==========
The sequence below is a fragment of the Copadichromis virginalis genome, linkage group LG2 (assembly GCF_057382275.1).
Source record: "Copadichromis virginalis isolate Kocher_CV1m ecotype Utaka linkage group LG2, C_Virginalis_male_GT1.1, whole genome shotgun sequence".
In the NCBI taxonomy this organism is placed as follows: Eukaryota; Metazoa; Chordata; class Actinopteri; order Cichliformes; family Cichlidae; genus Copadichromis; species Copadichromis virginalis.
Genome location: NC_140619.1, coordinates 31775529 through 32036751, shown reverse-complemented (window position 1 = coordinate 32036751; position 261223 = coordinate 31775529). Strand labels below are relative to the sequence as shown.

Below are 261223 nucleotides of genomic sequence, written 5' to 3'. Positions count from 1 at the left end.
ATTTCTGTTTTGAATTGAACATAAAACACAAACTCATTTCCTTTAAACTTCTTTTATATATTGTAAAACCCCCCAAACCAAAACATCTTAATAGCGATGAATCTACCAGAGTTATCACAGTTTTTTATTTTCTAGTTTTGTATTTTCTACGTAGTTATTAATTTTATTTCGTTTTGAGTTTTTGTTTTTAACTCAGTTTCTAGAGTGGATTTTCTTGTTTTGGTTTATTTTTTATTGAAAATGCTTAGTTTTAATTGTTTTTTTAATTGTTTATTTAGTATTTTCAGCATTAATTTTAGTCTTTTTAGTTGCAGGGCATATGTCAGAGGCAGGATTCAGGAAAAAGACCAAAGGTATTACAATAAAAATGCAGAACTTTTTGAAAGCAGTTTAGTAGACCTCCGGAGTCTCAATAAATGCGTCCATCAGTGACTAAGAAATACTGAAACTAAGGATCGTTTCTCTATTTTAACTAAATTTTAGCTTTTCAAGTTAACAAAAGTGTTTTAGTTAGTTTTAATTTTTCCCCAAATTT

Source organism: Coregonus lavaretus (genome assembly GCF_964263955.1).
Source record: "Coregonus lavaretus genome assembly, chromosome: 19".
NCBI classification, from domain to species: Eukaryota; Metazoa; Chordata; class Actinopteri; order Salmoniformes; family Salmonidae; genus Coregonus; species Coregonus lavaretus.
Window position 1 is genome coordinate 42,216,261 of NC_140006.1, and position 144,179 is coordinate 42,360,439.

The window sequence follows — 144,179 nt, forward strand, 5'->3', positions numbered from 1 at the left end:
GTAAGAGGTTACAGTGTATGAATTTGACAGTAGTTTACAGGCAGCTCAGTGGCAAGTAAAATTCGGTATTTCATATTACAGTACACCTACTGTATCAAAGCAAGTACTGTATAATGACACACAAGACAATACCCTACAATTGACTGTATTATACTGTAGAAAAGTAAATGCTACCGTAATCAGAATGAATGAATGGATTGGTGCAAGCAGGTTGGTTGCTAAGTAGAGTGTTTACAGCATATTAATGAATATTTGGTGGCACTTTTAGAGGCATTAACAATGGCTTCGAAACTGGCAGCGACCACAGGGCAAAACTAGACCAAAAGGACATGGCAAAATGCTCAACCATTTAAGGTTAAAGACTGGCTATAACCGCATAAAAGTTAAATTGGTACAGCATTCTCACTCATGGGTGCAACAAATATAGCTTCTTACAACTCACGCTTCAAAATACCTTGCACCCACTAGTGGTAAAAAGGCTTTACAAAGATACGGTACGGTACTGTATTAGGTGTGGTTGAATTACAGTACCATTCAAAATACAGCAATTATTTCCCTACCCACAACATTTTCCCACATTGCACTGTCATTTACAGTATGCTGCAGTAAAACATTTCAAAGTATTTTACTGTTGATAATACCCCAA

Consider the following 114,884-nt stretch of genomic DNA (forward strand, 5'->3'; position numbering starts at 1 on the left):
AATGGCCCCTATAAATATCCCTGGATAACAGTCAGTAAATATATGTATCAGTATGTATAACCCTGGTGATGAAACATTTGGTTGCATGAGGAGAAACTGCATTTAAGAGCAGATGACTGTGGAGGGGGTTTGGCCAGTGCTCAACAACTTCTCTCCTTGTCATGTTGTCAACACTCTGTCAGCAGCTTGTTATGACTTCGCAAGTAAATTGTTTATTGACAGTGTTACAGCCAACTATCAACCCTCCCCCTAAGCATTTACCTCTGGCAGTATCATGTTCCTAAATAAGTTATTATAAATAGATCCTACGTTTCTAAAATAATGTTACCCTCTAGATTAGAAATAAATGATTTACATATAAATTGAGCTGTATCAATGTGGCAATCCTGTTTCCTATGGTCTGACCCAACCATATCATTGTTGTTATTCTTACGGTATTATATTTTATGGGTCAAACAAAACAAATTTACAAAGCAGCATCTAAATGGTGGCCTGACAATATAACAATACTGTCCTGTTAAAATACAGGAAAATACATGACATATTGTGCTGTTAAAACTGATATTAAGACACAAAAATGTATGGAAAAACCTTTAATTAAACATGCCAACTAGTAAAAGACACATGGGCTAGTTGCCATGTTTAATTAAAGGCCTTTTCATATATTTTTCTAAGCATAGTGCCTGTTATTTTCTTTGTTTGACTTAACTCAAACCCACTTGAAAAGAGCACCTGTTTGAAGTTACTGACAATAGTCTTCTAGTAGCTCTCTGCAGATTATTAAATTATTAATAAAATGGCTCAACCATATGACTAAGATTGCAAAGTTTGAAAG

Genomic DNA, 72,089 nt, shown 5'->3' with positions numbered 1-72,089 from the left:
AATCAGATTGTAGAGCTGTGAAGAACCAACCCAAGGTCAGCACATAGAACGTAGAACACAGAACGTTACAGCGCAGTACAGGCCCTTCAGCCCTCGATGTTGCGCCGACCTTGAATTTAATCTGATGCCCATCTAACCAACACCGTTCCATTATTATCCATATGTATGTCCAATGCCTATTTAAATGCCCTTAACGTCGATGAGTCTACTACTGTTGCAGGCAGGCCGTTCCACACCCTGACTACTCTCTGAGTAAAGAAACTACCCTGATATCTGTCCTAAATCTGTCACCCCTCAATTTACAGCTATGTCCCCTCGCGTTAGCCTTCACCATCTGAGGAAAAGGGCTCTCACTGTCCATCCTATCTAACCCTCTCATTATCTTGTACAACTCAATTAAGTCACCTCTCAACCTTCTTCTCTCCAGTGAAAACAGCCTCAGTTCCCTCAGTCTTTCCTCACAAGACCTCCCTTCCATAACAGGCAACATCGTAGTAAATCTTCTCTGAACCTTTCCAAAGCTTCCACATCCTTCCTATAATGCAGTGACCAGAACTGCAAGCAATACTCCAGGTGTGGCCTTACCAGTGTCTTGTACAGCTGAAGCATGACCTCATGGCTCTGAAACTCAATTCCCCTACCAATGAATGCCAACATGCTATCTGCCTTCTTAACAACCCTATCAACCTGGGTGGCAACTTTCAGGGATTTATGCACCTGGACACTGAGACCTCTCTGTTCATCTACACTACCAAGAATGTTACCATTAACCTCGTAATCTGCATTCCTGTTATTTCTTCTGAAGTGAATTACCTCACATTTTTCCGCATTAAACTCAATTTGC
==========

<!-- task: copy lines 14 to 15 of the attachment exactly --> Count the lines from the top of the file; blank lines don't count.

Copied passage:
AATGGCCCCTATAAATATCCCTGGATAACAGTCAGTAAATATATGTATCAGTATGTATAACCCTGGTGATGAAACATTTGGTTGCATGAGGAGAAACTGCATTTAAGAGCAGATGACTGTGGAGGGGGTTTGGCCAGTGCTCAACAACTTCTCTCCTTGTCATGTTGTCAACACTCTGTCAGCAGCTTGTTATGACTTCGCAAGTAAATTGTTTATTGACAGTGTTACAGCCAACTATCAACCCTCCCCCTAAGCATTTACCTCTGGCAGTATCATGTTCCTAAATAAGTTATTATAAATAGATCCTACGTTTCTAAAATAATGTTACCCTCTAGATTAGAAATAAATGATTTACATATAAATTGAGCTGTATCAATGTGGCAATCCTGTTTCCTATGGTCTGACCCAACCATATCATTGTTGTTATTCTTACGGTATTATATTTTATGGGTCAAACAAAACAAATTTACAAAGCAGCATCTAAATGGTGGCCTGACAATATAACAATACTGTCCTGTTAAAATACAGGAAAATACATGACATATTGTGCTGTTAAAACTGATATTAAGACACAAAAATGTATGGAAAAACCTTTAATTAAACATGCCAACTAGTAAAAGACACATGGGCTAGTTGCCATGTTTAATTAAAGGCCTTTTCATATATTTTTCTAAGCATAGTGCCTGTTATTTTCTTTGTTTGACTTAACTCAAACCCACTTGAAAAGAGCACCTGTTTGAAGTTACTGACAATAGTCTTCTAGTAGCTCTCTGCAGATTATTAAATTATTAATAAAATGGCTCAACCATATGACTAAGATTGCAAAGTTTGAAAG

Genomic DNA, 72,089 nt, shown 5'->3' with positions numbered 1-72,089 from the left: